Fightin’ Iron: First Lightweight Handguns
For more than 70 years, the gun industry has been striving to make firearms lighter in weight. The practice continues today with the use of polymers.
Quite possibly, some early predecessor of modern man discovered that fighting for survival is easier when you used tools. And, thus was born the arms industry. At first, it was a search for a rock of the perfect size with which to smack an enemy, but it evolved further over the ages. When one guy put a handle on his rock—thereby creating greater leverage for his blow—he was an arms genius. I think you can follow how things evolved and developed over the millennia. As it applies to personal-defense weapons, there are milestones like the discovery of ways to make better edges for cutting weapons, the discovery of gunpowder to launch projectiles and eventually firearms cleverly configured to fire several times in sequence. It is all progress. This month, we’ll look at a class of handgun designed to be used sparingly.
Everyone who developed an improvement in a firearm for personal defense came up hard against an inescapable truth. If the new arm is truly effective, it’s going to be pretty big and really heavy. You can’t escape the fact that you are launching a chunk of metal at a speed the human eye cannot follow. If that oft-quoted law of motion is true (it is), then there has to be an equal and opposite reaction. This is the phenomenon we notice as recoil. Depending on the level of felt recoil you can accept, the lighter you can make the gun. In these civilized times, most defensive firearms spend more time in the shooter’s holster than the hand—more carried than fired.
It is accepted that a defensive firearm must be habitually carried, so it is likely that the smaller, lighter gun is more likely to be there when you need it. For decades, the major handgun makers developed steel that could be economically machined into the various components of a gun. This came to be what you used when you were in the gun business. Other metals were also used, although not often and not for any structural part of the gun. During World War II, the American firearm industry was on three-shift status, cranking out millions of various steel arms for military use. When the final gun sounded in 1945, the American arms industry had to take time to catch its breath and re-tool to make civilian and law enforcement firearms. When it did that, one of the most important innovations in gun-making history emerged—Colt Firearms introduced lightweight handguns made of aluminum alloys.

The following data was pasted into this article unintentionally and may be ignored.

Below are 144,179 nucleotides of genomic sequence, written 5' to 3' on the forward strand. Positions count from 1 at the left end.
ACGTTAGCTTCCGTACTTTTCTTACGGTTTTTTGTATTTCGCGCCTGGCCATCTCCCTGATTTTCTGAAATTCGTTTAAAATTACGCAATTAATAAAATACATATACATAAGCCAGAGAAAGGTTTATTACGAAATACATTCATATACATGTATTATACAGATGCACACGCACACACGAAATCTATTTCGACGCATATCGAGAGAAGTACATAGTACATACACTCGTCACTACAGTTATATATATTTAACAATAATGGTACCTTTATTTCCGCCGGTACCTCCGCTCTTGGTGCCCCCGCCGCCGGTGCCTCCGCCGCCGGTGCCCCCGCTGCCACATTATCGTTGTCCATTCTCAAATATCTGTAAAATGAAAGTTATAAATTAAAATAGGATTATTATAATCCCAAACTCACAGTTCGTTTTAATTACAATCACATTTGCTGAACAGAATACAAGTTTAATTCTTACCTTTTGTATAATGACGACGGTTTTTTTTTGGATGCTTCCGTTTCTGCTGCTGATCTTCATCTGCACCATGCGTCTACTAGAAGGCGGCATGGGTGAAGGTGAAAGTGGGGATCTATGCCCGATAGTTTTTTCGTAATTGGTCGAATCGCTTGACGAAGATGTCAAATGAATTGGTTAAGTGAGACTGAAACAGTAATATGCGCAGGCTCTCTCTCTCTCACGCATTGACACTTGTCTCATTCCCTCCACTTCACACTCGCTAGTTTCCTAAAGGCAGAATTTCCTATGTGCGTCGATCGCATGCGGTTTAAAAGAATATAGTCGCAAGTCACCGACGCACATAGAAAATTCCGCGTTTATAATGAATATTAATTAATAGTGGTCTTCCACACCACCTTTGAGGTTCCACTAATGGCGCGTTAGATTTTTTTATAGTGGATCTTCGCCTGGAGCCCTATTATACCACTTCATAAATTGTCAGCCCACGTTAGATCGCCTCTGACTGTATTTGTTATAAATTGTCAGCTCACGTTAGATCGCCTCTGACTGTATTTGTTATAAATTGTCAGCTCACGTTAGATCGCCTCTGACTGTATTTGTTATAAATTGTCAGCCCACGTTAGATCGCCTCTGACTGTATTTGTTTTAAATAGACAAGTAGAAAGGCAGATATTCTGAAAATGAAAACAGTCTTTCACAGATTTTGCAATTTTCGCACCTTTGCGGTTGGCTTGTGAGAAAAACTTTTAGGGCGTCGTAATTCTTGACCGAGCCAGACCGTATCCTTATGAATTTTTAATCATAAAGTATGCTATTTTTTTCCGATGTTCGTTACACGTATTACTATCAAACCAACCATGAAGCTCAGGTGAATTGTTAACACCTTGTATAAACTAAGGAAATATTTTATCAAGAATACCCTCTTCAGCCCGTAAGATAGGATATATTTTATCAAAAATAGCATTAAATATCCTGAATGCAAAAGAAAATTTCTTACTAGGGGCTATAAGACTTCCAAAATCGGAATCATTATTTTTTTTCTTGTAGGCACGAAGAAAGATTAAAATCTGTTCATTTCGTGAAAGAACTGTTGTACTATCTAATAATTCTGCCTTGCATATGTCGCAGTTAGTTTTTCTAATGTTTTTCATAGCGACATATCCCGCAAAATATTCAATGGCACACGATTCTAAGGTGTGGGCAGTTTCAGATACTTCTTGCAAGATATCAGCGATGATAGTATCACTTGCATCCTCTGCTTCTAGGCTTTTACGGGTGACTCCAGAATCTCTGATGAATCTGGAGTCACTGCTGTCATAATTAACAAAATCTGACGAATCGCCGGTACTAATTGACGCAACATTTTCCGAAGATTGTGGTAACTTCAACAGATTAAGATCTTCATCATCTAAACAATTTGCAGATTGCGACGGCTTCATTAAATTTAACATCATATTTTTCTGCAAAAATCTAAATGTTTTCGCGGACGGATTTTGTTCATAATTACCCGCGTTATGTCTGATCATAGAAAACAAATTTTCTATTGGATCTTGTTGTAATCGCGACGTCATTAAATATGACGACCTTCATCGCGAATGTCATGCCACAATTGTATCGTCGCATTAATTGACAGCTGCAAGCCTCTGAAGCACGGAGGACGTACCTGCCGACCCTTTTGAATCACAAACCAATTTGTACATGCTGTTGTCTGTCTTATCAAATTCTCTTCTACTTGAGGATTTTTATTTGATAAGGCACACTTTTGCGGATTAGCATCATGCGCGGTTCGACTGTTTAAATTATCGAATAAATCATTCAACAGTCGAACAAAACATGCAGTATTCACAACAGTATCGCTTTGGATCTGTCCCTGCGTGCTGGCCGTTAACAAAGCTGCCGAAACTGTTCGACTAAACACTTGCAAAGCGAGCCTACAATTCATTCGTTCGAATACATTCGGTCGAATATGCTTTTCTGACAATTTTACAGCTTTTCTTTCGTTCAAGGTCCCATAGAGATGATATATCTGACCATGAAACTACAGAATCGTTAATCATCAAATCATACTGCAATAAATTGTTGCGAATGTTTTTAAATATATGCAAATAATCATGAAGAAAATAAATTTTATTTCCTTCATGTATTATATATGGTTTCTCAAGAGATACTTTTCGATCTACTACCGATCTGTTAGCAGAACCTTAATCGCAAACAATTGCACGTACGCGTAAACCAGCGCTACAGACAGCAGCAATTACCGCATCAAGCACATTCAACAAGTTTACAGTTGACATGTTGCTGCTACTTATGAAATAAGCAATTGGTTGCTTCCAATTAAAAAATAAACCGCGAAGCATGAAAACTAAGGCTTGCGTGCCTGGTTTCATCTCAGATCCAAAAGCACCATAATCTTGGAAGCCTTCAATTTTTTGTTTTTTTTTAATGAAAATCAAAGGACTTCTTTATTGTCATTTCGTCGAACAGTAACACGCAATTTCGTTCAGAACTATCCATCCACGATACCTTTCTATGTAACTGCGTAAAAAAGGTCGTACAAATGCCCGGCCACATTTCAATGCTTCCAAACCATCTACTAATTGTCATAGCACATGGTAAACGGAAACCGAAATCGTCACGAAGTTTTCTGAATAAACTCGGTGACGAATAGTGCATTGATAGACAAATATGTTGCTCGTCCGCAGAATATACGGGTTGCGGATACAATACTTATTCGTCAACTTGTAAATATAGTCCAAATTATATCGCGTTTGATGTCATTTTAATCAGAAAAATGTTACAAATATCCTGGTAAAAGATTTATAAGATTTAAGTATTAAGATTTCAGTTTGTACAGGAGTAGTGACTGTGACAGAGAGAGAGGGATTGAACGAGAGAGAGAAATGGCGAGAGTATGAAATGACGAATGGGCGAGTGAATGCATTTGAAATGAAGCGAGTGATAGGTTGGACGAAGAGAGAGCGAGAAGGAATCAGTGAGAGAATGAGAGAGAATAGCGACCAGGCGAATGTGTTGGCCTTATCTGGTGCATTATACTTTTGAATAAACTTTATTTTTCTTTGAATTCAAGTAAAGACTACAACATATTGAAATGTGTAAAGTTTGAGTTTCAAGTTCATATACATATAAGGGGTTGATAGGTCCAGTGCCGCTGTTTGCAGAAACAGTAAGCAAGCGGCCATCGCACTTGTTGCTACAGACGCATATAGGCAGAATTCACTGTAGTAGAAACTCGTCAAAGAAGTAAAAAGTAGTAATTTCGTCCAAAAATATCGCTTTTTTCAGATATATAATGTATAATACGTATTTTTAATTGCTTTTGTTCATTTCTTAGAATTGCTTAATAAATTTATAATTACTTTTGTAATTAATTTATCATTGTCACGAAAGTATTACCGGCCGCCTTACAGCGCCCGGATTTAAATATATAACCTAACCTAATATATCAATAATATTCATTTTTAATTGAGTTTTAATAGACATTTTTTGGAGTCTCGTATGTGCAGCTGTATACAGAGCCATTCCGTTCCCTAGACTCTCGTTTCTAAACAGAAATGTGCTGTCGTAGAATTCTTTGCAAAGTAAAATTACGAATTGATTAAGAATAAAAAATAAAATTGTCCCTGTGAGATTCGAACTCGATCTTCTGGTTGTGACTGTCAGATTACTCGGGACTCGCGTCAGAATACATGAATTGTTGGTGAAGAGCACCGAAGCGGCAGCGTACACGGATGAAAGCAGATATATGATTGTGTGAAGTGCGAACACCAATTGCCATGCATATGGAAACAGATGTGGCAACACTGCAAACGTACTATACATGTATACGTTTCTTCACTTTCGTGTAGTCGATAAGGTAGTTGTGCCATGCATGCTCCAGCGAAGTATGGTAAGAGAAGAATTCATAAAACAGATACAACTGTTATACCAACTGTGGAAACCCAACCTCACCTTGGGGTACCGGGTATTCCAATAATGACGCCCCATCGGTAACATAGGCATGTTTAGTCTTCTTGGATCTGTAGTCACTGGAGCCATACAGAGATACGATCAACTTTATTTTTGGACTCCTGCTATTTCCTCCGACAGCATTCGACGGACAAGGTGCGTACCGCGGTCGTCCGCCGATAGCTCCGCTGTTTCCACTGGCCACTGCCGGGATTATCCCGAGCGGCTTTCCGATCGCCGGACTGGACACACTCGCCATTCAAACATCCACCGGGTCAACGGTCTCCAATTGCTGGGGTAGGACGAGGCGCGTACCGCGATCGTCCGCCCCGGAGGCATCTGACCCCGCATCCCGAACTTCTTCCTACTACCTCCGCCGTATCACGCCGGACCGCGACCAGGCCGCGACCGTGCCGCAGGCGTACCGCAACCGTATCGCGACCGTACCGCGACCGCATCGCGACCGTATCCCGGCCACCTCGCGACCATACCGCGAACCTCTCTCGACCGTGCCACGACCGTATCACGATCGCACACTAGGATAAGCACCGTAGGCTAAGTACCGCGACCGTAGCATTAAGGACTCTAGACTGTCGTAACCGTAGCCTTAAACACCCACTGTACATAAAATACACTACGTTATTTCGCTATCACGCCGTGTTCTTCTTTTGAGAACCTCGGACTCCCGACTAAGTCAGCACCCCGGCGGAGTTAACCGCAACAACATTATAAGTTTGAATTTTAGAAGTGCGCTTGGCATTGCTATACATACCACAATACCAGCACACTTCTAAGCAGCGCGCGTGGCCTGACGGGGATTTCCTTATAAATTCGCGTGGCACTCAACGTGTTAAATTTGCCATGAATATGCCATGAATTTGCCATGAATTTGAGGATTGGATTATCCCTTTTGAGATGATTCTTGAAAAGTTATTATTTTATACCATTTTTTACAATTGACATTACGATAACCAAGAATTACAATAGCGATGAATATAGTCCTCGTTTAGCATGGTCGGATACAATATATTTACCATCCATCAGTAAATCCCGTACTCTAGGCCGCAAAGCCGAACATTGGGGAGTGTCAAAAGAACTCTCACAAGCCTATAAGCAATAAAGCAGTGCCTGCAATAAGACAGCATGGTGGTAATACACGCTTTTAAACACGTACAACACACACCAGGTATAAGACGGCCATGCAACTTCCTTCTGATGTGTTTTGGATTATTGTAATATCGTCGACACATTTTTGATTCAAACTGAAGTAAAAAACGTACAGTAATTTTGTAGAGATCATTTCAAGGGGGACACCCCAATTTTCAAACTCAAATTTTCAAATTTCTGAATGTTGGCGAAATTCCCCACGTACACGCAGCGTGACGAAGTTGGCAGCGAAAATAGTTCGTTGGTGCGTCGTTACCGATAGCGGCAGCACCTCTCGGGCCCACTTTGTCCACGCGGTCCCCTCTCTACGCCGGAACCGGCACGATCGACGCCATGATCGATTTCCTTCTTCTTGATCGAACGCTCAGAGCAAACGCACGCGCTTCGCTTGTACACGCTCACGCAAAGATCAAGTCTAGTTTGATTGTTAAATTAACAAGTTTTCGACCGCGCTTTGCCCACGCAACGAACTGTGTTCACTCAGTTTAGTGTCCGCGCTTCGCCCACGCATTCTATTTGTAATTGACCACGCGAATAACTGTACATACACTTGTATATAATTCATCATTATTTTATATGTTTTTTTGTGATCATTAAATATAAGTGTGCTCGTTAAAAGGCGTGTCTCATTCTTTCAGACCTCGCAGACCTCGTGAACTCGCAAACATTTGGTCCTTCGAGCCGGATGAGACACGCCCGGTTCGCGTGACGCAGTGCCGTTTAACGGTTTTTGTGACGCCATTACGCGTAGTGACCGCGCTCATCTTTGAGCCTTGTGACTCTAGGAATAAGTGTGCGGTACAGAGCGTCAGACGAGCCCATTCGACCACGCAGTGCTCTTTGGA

During the year 1949, Colt was updating its civilian product line and casting about for new products. While the much-beloved service pistol—the Model 1911A1 chambered in .45 ACP—enjoyed a fine reputation, more than a few G.I.s thought it was too heavy. At 39 ounces, it was indeed a hefty handgun. So, Colt used a carefully selected aluminum alloy (which it dubbed Coltalloy) to build a 1911-style 9 mm pistol that weighed a mere 26 ounces and was .75-inch shorter than the government model in the barrel and slide. It was named the Commander, and Colt has made them for 72 years. Oh yeah, and when the government sort of lost interest, it added .45 ACP and sold even more. The Commander is an unquestioned classic, but I can recall articles in several of the gun magazines of that period solemnly worrying about the lightweight’s durability. Seventy-two years.
Most of this interesting stuff happened beginning in 1949 to 1950, but there’s one more Colt that we need to check out. The company made an ultra-popular little revolver back in the pre-war era. Based on the company’s Police Positive (D-frame), the Detective Special was a medium-frame, six-shot, DA/SA Colt with a 2-inch barrel. It was well-named in the sense that it was popular with undercover peace officers. Then, the company unveiled a new wheelgun given the distinctive name of Cobra. This little revolver was a dimensional twin to its predecessor, but its frame was Coltalloy. The Cobra weighed in just shy of 1 pound. The new, lightweight, compact revolver was an instant hit.
And then there was an even wider array of lightweight pistols and revolvers stamped with the intertwined “S&W” of Smith & Wesson. It started with its 1950 Chiefs Special, followed closely by the Bodyguard and Centennial, all of which were built on the company’s newly developed J-frame. When the U.S. Air Force, created in 1947, wanted lightweight sidearms for flight crews, Smith & Wesson built a number of special revolvers in five-shot J-frames and six-shot K-frames. On a milestone gun called the Model 39, Smith & Wesson used aluminum for the first DA/SA 9 mm semi-automatic pistol made in America. This period was an exciting one for serious students of the gun.
We are presently living in a time when a large percentage of current production handguns are lightweight by virtue of polymer construction. This entire effort—weight-reduction—has nothing to do with enhancing any aspect of the gun’s performance. It’s all for the comfort and convenience of the shooter for the time when he or she isn’t shooting.
So what? If it’s easier to carry, it is more likely to be carried. And it’s still fightin’ iron.
Article by WILEY CLAPP